The Greatest Bassists Of The ’70s
BERKELEY, CA - MAY 1979: Jaco Pastorius performs with Weather Report at the Greek Theatre in May 1979 in Berkeley, California. (Photo by Ed Perlstein/Redferns/Getty Images)
The Unsung Heroes
In every band, bassists are often the ones with the least spotlight shone on them. For the most part, they’re more than content blending in with the background and just doing their thing. But like other members of the group, their playing is essential to the overall sound. They rarely get the credit they deserve and they’re not as widely recognized as, say, the guitarist or the vocalist.
They’re often taken for granted but every other band member understands that without a good bass player, everything could crumble and fall apart easily. Bassists lay down the foundation for the song and elevate it to another level.
And now, it’s their time to shine.
10. Roger Waters
As a bass player, he is often overlooked. Sure, he is not as flashy as others but he managed to create some of the most memorable bass lines in rock. He’s not as much of a virtuoso as John Entwistle but he can clearly hold his own even in the company of other greats. He’s wildly inventive and creative. He may not be in the top 5 skills-wise, but his playing always gets to your soul.
9. Chris Squire
He was a genius through and through. And his mastery of the bass guitar made him a legend even among his peers. He laid down the foundation for several classic Yes hits like “I’ve Seen All Good People” which is incredibly complex and monstrous but still exquisite. His musicality made him great and though many have tried, no one could ever copy him and the way he played.
8. John Deacon
He’s one of those rock legends who prefer to live low-key even though they’re already a household name. When we mentioned earlier about bassists content being in the background, we mostly referred to him. Even on stage, he lets other members bask in the glory of spotlight while he’s on the sidelines just doing his job. For many of Queen’s musical masterpieces, they wouldn’t see the light of day if it weren’t for Deacon’s bass lines. He may not be much of a show-off but he’s still crucial to the band.
7. Jaco Pastorius
He has one of the saddest and most tragic stories ever. As a bass player, he had everyone worshiping the ground he walked on. He didn’t just re-invent bass playing, he also pushed the instrument to its limits. His skills are second to none and his work with Weather Report and Joni Mitchell further proved he was a virtuoso. He wasn’t as popular as other musicians but every bass player knows his name and how much influence he had on the next generation of bassists.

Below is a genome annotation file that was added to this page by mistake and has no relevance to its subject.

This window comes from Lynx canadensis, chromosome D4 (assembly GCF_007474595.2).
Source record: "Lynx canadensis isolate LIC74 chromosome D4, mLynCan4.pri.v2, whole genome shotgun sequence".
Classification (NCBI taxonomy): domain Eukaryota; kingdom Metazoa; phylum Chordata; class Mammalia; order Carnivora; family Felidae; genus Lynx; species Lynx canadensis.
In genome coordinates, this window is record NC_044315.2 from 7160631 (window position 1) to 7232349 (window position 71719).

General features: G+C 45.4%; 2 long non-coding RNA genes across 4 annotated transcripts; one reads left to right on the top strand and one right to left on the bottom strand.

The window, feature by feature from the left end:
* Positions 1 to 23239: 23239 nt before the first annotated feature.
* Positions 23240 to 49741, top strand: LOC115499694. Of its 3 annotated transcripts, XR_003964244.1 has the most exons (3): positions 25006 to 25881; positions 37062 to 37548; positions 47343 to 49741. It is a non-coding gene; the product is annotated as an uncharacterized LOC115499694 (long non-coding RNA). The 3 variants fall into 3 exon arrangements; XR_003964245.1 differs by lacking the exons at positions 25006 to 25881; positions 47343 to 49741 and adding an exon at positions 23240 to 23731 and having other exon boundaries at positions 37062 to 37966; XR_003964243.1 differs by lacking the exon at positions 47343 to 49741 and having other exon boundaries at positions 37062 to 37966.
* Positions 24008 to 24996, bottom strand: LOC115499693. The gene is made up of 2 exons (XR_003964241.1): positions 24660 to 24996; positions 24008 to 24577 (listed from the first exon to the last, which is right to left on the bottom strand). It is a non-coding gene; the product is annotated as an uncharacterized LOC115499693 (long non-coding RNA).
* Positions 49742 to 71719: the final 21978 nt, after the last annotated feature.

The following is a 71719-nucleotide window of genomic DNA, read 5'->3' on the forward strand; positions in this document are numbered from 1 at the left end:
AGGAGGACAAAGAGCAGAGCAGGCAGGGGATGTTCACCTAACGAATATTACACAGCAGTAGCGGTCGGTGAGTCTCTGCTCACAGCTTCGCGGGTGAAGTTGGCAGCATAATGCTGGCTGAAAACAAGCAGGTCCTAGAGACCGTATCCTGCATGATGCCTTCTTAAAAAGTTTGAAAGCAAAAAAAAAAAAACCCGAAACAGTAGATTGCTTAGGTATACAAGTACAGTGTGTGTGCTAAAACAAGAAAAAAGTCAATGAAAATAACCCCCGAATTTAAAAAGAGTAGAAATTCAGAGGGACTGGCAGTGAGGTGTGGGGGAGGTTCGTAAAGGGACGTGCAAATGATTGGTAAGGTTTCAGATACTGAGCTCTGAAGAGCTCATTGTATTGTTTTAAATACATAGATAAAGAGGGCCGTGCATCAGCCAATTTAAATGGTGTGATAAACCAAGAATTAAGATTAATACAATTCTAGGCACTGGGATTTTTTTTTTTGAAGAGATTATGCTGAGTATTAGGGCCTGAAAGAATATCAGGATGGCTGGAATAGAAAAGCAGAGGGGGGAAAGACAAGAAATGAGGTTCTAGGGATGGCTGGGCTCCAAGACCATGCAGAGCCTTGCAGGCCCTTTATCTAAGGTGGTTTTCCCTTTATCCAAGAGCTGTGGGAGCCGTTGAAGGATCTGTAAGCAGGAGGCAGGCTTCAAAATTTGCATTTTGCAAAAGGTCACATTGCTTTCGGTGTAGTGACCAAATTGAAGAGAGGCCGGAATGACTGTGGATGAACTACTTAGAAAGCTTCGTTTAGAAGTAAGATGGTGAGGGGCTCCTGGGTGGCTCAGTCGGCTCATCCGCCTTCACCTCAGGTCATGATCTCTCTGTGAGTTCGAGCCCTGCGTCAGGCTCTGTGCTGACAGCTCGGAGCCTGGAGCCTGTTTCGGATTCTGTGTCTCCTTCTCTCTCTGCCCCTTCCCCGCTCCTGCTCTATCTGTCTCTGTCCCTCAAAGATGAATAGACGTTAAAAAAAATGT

6. Geezer Butler
Geezer Butler was more than a bass player, he was Black Sabbath’s primary lyricist too. Without him and his brilliance, we probably would’ve never heard some of their greatest pieces. Butler contributed much to the band’s heavy and aggressive sound. His bass lines are dark, moody, but melodic.
5. Geddy Lee
Here’s the thing that separates Geddy Lee from others – he’s the bassist, keyboardist, and lead vocalist for Rush. He basically juggled three duties but still managed to do a spectacular job of each one. As a bass player, he never stopped learning and improving. He was always getting better and better. No one who saw him play live ever left disappointed. He incorporates techniques that’ll make you think, “How?” That raw talent is hard to beat.
4. James Jamerson
James Jamerson remains the most criminally underrated bass player of all time. He is largely unrecognized even for some of his best works. From 1960s to the early 1970s, he helped shape the Motown sound. His fame came too late since he started to gain recognition long after he passed away. His groovy and funky bass lines are present in some of the biggest hits in music like Stevie Wonder’s “I Was Made To Love Her”, The Temptations’ “My Girl”, and The Supremes’ “You Can’t Hurry Love”. Jamerson’s musicality is incomparable and he has influenced countless other bass players like Victor Wooten, Suzi Quatro and most of those on this list.
3. Paul McCartney
Paul McCartney is more known as a singer-songwriter than a bass player. His inventive and innovative bass lines drove the songs not just for The Beatles but for Wings and his solo works too. And while most bassists take a backseat, Macca didn’t shy away from letting his bass playing shine. Case in point: Come Together. His musical creativity truly knows no bounds.
2. John Paul Jones
Other Led Zeppelin members always get credit except for JPJ. But without him, none of our favorite classic tunes from the band would exist. He’s their not-so-secret weapon. His bass lines are tastefully done – never meant to upstage others but only to add beauty to their overall sound. He’s a visionary and a multi-instrumentalist too. That says a lot about the man’s musicality.
1. John Entwistle
He often lands the top spot in every “greatest bass player” list and for good reason. He provided the backbone of The Who’s sound. He was often flanked by show-offs – both Keith Moon and Pete Townshend enjoyed being on the spotlight. But it never bothered Entwistle. Besides, he knew how crucial his work was and he simply elevated the virtuosity of his bandmates. He let his music speak for him.